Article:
Date of Graduation
College of Education and Human Services
Curriculum & Instruction/Literacy Studies
The purpose of this research was to study the effects of the emphasis on achieving Adequate Yearly Progress at elementary schools under the regulations of the No Child Left Behind legislation. Qualitative data were gathered through interviews with fifty educators: forty-three teachers and seven administrators. All of the educators worked at six schools that had not achieved Adequate Yearly Progress for one or more years. All of the schools had consultants working with the faculty on the implementation of various new teaching strategies and new mandated curricular programs. Some of the findings included the following: (1) All of the teachers admitted to different levels of low morale and stress. (2) The administrators recognized the effects of the low morale and stress in their teachers. (3) All of the educators felt the need for more staff at their schools including the following: reading, math, data, technology, and special needs teachers. (4) None of the educators believed that the consultants had much of an effect on their daily teaching strategies. (5) Most of the educators felt the district and state officials needed to show empathy for their concerns and listen to the teachers at the building level for input into the necessary changes. Implications for further study included the following: (1) Doing pilot studies using the suggestions of the educators at schools that had not achieved Adequate Yearly Progress. (2) Setting up programs at the schools in conjunction with other agencies such as the local Department of Health and Human Resources, the local health clinics, and other community agencies to meet the needs of the students regarding their health and conditions of their home lives.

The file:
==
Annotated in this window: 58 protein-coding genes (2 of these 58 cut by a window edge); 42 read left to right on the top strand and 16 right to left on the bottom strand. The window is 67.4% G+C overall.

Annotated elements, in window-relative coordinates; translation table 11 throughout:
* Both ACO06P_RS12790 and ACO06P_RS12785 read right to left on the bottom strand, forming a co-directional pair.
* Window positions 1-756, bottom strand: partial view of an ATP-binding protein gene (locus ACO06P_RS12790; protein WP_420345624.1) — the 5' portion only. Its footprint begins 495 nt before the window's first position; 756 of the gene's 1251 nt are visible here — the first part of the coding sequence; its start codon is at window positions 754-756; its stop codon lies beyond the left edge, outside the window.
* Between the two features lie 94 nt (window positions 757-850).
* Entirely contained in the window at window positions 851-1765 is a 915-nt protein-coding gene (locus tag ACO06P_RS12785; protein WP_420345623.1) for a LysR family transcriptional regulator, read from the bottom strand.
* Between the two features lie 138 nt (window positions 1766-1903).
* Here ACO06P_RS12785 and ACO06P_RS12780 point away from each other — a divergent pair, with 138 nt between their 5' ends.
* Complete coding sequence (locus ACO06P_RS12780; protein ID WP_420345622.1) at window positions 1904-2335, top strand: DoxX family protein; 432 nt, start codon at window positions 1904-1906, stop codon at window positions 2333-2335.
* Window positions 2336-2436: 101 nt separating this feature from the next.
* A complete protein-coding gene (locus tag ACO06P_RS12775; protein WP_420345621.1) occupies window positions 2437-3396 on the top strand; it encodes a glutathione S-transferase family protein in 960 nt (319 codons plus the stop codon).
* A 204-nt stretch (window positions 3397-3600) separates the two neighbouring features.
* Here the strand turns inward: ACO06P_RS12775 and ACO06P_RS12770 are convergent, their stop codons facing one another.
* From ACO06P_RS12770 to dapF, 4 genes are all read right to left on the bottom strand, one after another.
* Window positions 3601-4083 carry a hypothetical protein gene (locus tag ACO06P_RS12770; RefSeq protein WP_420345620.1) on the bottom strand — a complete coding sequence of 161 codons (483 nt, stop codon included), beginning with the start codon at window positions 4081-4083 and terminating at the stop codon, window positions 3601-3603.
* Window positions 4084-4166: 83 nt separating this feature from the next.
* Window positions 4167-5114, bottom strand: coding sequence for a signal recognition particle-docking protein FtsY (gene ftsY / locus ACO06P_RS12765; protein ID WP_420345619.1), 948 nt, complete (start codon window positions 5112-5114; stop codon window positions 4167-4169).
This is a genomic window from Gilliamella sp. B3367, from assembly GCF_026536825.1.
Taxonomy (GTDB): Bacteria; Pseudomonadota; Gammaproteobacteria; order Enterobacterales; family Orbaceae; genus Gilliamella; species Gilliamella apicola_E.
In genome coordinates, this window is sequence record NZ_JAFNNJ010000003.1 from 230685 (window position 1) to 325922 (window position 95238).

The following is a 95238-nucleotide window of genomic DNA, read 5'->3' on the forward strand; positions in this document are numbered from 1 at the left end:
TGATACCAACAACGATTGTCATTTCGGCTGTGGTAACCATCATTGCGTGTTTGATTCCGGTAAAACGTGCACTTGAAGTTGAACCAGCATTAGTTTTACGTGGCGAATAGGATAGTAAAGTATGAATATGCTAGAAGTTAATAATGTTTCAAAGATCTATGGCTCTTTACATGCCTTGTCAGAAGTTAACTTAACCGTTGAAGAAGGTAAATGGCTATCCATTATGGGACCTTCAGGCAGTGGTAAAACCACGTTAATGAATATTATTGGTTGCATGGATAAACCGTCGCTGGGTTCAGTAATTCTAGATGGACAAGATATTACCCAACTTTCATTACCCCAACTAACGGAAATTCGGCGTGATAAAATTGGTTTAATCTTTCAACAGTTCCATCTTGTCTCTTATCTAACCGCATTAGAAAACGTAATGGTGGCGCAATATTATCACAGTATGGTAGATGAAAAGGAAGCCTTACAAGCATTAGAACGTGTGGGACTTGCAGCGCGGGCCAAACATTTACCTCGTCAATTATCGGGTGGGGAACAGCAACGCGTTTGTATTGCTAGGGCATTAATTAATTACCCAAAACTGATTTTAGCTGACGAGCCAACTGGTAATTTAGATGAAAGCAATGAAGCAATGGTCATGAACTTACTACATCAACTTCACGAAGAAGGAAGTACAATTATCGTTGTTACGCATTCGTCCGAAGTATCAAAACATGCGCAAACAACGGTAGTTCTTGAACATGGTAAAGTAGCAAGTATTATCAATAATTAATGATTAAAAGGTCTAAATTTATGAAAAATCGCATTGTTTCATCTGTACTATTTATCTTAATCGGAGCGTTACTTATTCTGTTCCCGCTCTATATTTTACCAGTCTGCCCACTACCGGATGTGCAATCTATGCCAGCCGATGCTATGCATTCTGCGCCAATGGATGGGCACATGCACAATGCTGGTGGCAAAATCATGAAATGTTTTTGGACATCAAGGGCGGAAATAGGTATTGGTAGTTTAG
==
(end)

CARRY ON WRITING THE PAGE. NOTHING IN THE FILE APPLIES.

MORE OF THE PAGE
Fisher, Cathy Ann Burnett, "Effects of the emphasis on achieving adequate yearly progress on teachers and administrators at schools under the constraints of No Child Left Behind" (2010). Graduate Theses, Dissertations, and Problem Reports. 2946.